‘Babel’ Shines at Box Office, Potential Oscar Nods

El Vaquero Staff Writer

A butterfly’s wings flapping in one place can cause a tornado in another. This is the central theme of director Alejandro Gonzalez Inarritu and writer Guillermo Arriaga’s latest film. The idea behind “Babel” is that one man’s actions can affect another man’s, even if the other man is a continent away.

The film begins with the first of four seemingly unrelated stories. A man is walking through the Moroccan desert to sell his rifle to a friend named Abdullah (Mustapha Rachidi). Abdullah’s purpose for the gun is much more innocent than one would first imagine: he needs it to shoot the jackals who kill his goats.
He lets his two sons Yussef (Boubker Ait El Caid) and Ahmed (Said Tarchani) practice with the gun. Surprisingly, his younger son Yussef shows more skill with the gun than his father or his older brother Ahmed.

When Abdullah is away at work, it is Yussef’s and Ahmed’s job to herd the goats and kill the jackals. Out of boredom and a desire to show off to one another, the two start shooting at passing cars. Yussef makes the best shot and ends up stopping a tour bus in the middle of the road.

However, this is not what sets in motion the chain of events that connects all the characters.

A Japanese girl 10,000 miles away is attempting to cope with her mother’s death, her deafness, and her sexuality. Chieko (Rinko Kikuji) lost her mother to suicide and even though her father, Yasujiro (Koji Yakusho) speaks to her through sign language, he and Chieko are unable to communicate.

This second story highlights another theme of “Babel.” Inarritu and Arriaga show that people’s inability to communicate goes beyond the barriers of language.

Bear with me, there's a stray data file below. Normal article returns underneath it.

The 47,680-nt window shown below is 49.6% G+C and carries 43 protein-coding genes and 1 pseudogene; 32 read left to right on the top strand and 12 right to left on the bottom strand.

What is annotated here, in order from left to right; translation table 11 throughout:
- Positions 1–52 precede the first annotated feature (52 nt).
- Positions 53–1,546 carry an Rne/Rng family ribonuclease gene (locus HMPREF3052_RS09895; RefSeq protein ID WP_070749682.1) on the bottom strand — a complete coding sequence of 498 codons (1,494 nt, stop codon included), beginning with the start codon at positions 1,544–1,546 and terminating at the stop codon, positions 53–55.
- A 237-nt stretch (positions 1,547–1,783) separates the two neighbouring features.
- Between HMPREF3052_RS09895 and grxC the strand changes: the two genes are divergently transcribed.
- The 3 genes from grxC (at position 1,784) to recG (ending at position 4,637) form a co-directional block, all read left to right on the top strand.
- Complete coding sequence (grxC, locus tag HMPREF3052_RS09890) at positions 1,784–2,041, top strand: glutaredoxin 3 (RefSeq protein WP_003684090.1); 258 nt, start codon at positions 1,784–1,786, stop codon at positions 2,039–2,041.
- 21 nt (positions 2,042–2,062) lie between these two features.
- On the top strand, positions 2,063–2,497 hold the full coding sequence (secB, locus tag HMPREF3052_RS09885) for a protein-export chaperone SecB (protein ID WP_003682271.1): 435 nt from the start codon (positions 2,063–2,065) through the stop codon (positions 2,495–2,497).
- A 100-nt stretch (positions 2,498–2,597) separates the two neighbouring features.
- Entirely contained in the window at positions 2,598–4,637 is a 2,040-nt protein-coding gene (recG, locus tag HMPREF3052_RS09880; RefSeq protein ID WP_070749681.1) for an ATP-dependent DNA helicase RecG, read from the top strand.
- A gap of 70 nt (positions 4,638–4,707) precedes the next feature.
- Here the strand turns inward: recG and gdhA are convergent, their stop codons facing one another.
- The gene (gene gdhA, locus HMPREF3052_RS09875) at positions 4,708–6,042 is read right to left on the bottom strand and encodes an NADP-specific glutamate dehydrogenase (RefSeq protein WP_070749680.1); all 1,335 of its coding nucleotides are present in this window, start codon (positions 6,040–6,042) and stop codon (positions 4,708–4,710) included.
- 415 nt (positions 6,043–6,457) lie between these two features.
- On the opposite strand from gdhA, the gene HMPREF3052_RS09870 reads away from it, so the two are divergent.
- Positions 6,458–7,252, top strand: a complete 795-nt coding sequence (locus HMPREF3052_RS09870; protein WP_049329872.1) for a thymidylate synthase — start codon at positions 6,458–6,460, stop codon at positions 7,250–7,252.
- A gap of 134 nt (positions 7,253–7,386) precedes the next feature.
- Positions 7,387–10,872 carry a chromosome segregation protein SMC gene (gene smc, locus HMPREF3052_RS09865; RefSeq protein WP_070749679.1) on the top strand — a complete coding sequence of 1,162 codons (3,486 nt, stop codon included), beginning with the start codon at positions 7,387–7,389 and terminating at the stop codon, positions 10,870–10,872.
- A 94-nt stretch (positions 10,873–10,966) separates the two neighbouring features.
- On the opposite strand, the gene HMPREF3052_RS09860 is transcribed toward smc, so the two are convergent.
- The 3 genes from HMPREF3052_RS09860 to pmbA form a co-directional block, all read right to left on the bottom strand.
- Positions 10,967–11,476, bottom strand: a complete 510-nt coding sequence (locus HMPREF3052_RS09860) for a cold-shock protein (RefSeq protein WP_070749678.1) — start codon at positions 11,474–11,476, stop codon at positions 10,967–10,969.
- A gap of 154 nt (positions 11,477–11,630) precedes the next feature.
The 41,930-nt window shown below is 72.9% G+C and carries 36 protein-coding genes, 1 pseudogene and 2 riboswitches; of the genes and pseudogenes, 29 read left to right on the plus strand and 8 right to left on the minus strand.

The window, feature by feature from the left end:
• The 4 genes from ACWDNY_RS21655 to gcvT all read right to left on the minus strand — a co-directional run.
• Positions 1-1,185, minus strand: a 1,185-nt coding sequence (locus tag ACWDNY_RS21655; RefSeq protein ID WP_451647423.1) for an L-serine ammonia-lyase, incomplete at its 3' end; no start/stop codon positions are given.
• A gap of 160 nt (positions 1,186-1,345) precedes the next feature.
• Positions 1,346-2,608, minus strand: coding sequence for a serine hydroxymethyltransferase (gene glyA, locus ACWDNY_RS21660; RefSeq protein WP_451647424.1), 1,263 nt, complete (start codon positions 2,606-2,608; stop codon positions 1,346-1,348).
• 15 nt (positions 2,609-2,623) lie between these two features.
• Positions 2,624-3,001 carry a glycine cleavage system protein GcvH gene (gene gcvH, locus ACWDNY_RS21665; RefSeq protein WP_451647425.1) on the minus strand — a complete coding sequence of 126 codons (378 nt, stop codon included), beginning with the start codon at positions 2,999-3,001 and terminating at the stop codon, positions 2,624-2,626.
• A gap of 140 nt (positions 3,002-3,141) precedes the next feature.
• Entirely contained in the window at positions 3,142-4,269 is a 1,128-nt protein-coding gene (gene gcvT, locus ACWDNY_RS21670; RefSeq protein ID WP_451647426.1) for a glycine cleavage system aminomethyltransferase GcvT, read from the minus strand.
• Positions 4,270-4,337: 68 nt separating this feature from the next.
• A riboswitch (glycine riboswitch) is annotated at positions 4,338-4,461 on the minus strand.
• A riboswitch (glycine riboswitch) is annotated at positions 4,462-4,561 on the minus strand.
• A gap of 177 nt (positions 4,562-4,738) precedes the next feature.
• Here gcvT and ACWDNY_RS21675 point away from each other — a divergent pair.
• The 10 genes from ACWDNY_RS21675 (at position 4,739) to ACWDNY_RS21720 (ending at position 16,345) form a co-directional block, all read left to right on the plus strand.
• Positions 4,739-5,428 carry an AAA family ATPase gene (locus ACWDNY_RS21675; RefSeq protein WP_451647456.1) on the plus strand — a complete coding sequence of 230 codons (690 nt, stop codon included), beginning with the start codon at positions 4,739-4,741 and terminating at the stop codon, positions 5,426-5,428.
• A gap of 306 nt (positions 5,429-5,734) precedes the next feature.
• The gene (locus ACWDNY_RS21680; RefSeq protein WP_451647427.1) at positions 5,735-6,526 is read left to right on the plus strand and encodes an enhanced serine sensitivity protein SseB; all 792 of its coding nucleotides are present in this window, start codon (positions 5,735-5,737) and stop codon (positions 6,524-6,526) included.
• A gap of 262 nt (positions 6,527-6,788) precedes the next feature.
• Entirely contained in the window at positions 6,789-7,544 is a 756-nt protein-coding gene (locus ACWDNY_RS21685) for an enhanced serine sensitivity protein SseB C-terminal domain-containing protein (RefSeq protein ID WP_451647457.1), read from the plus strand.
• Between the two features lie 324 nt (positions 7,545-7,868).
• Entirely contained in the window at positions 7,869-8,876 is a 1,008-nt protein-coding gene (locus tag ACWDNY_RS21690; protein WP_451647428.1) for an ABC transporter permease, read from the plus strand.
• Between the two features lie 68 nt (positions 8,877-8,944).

In the third story line, a married couple named Richard and Susan (Brad Pitt, Cate Blanchett) have come to Morocco to deal with their child’s death, but neither one of them can talk about it.
Meanwhile, their other children are back home in San Diego with their Mexican nanny Amelia, played by Adriana Barraza, who gives one of the film’s standout performances.

The fourth story lines unravels as Amelia is getting ready to go to Mexico for her son’s wedding. When circumstances do not allow for the children to stay behind, she takes them with her. Gael Garcia Bernal, who plays Amelia’s nephew Santiago, is smart, witty and a bit of a loose cannon. When one of the children say that their mother warned them that Mexico is dangerous, he said, “Yes, it’s full of Mexicans.”

Inarritu has assembled a stand out cast from heavyweights such as Blanchett, Bernal, and Pitt to unknowns such as Rachidi and El Caid. The actors seem to live the roles they play and in a true rarity, one forgets that they are even acting.

It feels as though the viewer was given a look into the lives of these people, allowing anyone to identify with almost any of the characters. He burrows deep into the characters heart-aches and difficulties, and evokes heartfelt and moving performances from every one of the actors.

The actors, some of whom are virtually unknown to American audiences, are what make this film truly worth watching. While Pitt and Blanchett put forth great performances as a couple coping with the death of a child, they are not what make the film great. Barraza gives one of the best performances in the film. Torn between the responsibility to her charges, and the responsibility to her family, she chooses her family and the outcome is disastrous. Yakusho, the father who has lost his wife and seems to be losing his daughter as well, is stellar. One can really feel his anguish and how hard he is trying to be the father his daughter needs. Come Oscar time, these two should not be forgotten.

However, as with his other films “Amores Perros” and “21 Grams,” the acting is not the only thing that makes the film great. Rodrigo Prieto’s cinematography is dazzling.

Prieto has a penchant for scenery and backdrops, which is evident in other films he has worked on, such as “Brokeback Mountain” and “Alexander.” He makes even the most barren and dry deserts seem beautiful. The mountains of sand look like heaps of cocoa powder.

In Japan, he overindulges himself with color, light, and sound and the outcome is nothing short of mesmerizing. It feels like being trapped inside of a kaleidoscope. He makes Mexico look beautiful and gritty at the same time with his wide shots of the towns and his close-ups of trash and plastic Tecate chairs.

“Babel” was not just a visual feast, but also a film about the reality of life. It shows that people may be incapable of communicating with each other despite speaking the same language, but Inarritu and Arriaga offer hope that perhaps people can learn.

*** 1/2 out of 4